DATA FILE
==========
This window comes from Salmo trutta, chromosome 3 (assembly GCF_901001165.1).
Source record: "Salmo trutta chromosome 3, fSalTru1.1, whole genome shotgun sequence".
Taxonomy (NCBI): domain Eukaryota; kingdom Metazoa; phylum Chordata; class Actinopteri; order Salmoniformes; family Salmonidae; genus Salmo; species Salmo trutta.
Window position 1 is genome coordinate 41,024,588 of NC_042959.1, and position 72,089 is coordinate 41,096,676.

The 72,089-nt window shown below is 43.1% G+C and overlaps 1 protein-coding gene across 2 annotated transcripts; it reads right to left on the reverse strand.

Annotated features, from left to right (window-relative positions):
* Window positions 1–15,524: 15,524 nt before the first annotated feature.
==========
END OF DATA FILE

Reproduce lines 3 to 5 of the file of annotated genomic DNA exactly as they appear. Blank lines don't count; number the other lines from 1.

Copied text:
Taxonomy (NCBI): domain Eukaryota; kingdom Metazoa; phylum Chordata; class Actinopteri; order Salmoniformes; family Salmonidae; genus Salmo; species Salmo trutta.
Window position 1 is genome coordinate 41,024,588 of NC_042959.1, and position 72,089 is coordinate 41,096,676.

The 72,089-nt window shown below is 43.1% G+C and overlaps 1 protein-coding gene across 2 annotated transcripts; it reads right to left on the reverse strand.